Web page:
Open Topics in the Area of Artificial Intelligence/Machine Learning (AI/ML)

This page lists all open topics in the area of AI/ML for communication networks. Interested students can contact the supervisor(s) to ask questions or discuss the details of a topic. It is also possible to propose your own topic in the area. An overview of AI/ML applications in networking can be found in [1].

Supervisors of our AI/ML work group: Christian Vielhaus, Johannes Busch, Vincent Latzko

Traffic Prediction with Machine Learning

Supervisor: Christian Vielhaus

Predicting network traffic facilitates various management and orchestration problems in communication networks. Traffic volume prediction can be formulated as a pure Time Series Forecasting (TSF) problem, in which the temporal evolution of a data rate in the near future is forecast. In contrast to that, regression algorithms use correlated statistical traffic features to approximate a mapping between the features and the expected traffic volume. There are other, related problems such as the prediction or classification of the lifetime of a flow or its size. Please refer to [1] for an overview of existing literature on the topic.

The task for the student is to design and implement a traffic prediction algorithm based on Machine Learning (ML), which includes

  • creating an overview of publicly available datasets,
  • analyzing, comparing and preprocessing available datasets,
  • implementing a TSF and/or regression ML algorithm with known frameworks and
  • evaluating the results.

It is possible to focus on specific aspects of the task.

  • Starting time: Immediately
  • Student/Bachelor or Diploma/Master thesis
  • Required skills: Python, basic knowledge about ML

Joined Optimization of Traffic Signaling and Vehicle Speed Advisory in V2I-Enabled Traffic

Supervisor: Johannes Busch

With emerging Vehicle-to-Infrastructure (V2I) communication technologies, such as IEEE 802.11p or 5G, arises the opportunity for an intelligent traffic infrastructure that is able to quickly adapt to the current state of the traffic system.Through the exchange of information between individual vehicles and the traffic infrastructure, traffic signaling could be tailored to individual vehicles. Furthermore the traffic infrastructure could advise drivers on appropriate driving velocities. These measures could improve traffic flow and therefore mitigate environmental and economic repercussions of traffic systems. However, the optimization of large distributed systems under the availability of intricate knowledge about the system state is not trivial and novel control paradigms need to be explored. A promising candidate could be Deep Reinforcement Learning (DRL), which has shown to be able to solve many intricate control problems by learning from interaction and has also successfully been applied to traffic control systems.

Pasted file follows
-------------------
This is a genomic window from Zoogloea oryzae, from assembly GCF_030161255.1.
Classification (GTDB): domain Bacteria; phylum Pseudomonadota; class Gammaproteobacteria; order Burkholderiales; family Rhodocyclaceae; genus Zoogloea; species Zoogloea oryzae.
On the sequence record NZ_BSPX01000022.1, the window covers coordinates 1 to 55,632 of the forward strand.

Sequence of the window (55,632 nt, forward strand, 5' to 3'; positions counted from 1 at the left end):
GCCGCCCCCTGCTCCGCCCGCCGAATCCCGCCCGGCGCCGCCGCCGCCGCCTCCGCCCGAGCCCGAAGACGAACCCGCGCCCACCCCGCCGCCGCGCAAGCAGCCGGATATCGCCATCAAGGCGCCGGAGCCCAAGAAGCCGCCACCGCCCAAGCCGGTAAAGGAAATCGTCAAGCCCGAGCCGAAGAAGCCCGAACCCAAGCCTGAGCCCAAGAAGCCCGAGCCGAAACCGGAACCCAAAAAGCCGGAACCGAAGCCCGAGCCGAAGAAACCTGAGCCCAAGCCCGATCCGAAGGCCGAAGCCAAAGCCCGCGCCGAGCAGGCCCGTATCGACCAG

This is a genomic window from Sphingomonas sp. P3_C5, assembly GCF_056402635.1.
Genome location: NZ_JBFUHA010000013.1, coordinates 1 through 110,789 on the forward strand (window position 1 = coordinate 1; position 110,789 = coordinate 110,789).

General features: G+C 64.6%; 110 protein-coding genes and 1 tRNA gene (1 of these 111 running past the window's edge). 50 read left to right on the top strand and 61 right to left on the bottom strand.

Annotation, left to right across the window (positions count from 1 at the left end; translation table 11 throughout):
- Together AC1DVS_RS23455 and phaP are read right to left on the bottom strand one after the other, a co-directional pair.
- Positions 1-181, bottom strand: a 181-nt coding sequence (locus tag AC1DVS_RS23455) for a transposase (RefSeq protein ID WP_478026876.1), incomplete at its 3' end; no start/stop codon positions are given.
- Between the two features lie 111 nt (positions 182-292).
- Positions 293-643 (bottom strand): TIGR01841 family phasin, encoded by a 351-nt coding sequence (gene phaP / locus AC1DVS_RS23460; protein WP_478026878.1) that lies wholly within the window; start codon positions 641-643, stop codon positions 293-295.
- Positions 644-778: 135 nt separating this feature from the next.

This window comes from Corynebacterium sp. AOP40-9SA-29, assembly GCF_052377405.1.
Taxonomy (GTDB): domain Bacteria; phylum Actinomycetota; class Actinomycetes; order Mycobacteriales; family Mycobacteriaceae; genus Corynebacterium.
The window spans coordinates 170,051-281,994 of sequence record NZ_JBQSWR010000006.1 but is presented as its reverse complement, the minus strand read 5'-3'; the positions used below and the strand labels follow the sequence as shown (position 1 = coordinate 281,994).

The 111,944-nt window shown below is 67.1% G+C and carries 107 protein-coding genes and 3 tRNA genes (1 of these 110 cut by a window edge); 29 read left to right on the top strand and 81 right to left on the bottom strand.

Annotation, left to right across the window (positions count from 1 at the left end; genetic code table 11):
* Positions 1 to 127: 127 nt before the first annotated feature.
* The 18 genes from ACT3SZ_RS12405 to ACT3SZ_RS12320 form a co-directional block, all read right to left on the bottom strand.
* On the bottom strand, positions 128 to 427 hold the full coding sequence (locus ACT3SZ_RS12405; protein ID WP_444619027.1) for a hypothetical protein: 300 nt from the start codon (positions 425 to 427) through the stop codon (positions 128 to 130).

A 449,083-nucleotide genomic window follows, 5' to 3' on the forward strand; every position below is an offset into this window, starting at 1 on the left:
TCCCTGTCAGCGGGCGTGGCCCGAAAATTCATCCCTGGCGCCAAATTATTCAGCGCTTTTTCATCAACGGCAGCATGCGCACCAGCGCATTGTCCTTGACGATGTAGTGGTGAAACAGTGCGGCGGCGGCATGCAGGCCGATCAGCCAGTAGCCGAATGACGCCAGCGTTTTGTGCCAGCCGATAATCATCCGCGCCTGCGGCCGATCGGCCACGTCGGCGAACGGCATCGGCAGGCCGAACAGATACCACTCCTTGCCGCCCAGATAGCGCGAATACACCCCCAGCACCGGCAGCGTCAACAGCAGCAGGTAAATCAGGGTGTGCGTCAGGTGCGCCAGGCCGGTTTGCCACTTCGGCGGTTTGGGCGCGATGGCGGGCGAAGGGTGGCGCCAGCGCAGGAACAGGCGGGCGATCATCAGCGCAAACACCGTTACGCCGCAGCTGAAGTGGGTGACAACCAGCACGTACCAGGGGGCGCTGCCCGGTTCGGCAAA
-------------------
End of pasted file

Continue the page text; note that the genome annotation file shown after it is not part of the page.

In this Diploma/Master thesis, a joint optimization of traffic signaling and speed advisory with DRL should be explored. Subtasks include:

  • A literature review of the current state of the art of intelligent traffic control, V2I, and DRL.
  • An extension of an existing traffic simulator to enable the joint control of traffic signaling and speed advisory, under the knowledge of the current state of the traffic system.
  • The optimization of the developed simulation with an appropriate DRL algorithm. Preferably, the proposed solution should be scalable to large infrastructures.
  • An experimental review of the benefits of the developed intelligent V2I-enabled traffic control system. Various experimental setups could be explored here. For instance, the scalability to large traffic systems or the influence of different penetration rates of V2I-enabled vehicles could be two particularly interesting paths to explore.

Prospective students should have previous knowledge in the Python programming language and a keen interest and previous experience in Machine Learning (preferably DRL).

  • Starting time: Immediately
  • Diploma/Master thesis
  • Required skills: Python, experience with ML

Congestion Control with Machine Learning

Supervisor: Christian Vielhaus

Network congestion [2] occurs when a node or link has to process more traffic than it can handle, causing undesired delays and congestion losses in queues. Congestion Control (CC) algorithms, either running in endpoints or within the network, mitigate congestion and are essential for sustaining the quality of service of networks today.

In recent years, CC algorithms made use of Machine Learning (ML) to improve their control decisions. Interested students can work on an ML-aided (supervised learning) sender-side congestion control algorithm.

  • Starting time: Immediately
  • Student/Bachelor or Diploma/Master thesis
  • Required skills: Python, experience with ML

[1] A Comprehensive Survey on Machine Learning for Networking: Evolution, Applications and Research Opportunities
[2] Network congestion